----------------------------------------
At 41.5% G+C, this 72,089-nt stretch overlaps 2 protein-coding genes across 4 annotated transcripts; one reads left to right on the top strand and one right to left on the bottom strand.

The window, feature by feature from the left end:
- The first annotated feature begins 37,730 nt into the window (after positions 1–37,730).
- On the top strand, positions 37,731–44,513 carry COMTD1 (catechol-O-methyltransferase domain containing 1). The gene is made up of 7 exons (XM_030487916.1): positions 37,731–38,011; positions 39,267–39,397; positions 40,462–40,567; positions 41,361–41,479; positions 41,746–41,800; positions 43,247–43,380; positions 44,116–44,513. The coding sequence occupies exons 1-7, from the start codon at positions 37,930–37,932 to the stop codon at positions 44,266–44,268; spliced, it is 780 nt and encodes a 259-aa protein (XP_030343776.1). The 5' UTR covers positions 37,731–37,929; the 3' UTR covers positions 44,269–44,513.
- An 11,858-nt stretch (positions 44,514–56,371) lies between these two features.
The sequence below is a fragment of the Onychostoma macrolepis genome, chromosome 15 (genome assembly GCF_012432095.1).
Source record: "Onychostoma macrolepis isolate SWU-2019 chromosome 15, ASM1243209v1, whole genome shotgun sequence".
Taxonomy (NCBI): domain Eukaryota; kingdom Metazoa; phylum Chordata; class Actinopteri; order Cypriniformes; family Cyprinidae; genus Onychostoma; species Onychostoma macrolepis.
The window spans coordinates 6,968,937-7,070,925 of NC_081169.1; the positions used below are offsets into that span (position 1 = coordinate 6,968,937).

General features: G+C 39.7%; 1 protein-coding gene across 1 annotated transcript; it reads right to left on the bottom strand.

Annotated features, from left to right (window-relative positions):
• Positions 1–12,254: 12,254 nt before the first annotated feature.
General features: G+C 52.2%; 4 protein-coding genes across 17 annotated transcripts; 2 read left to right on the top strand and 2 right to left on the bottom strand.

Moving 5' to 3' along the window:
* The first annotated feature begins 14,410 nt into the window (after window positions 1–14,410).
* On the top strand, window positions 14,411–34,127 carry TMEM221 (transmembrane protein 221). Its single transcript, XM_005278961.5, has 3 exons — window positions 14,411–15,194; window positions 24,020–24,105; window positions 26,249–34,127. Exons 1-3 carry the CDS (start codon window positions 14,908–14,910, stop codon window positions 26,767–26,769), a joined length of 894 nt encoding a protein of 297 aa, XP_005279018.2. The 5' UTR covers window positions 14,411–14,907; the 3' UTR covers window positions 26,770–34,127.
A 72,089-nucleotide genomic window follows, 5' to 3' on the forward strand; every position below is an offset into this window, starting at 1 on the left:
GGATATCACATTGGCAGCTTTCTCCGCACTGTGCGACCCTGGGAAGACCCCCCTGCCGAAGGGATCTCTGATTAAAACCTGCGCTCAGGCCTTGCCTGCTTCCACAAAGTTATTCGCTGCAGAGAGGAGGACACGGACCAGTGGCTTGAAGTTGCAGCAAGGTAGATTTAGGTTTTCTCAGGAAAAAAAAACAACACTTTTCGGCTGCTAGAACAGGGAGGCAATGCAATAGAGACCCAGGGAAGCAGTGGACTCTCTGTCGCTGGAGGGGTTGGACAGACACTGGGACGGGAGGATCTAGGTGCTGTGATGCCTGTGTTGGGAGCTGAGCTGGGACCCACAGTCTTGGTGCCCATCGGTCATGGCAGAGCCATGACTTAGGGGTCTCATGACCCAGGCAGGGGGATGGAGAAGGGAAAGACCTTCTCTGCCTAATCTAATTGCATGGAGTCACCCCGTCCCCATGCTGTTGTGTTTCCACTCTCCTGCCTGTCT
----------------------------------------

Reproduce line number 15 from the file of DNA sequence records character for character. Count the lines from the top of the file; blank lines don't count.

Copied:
* The first annotated feature begins 14,410 nt into the window (after window positions 1–14,410).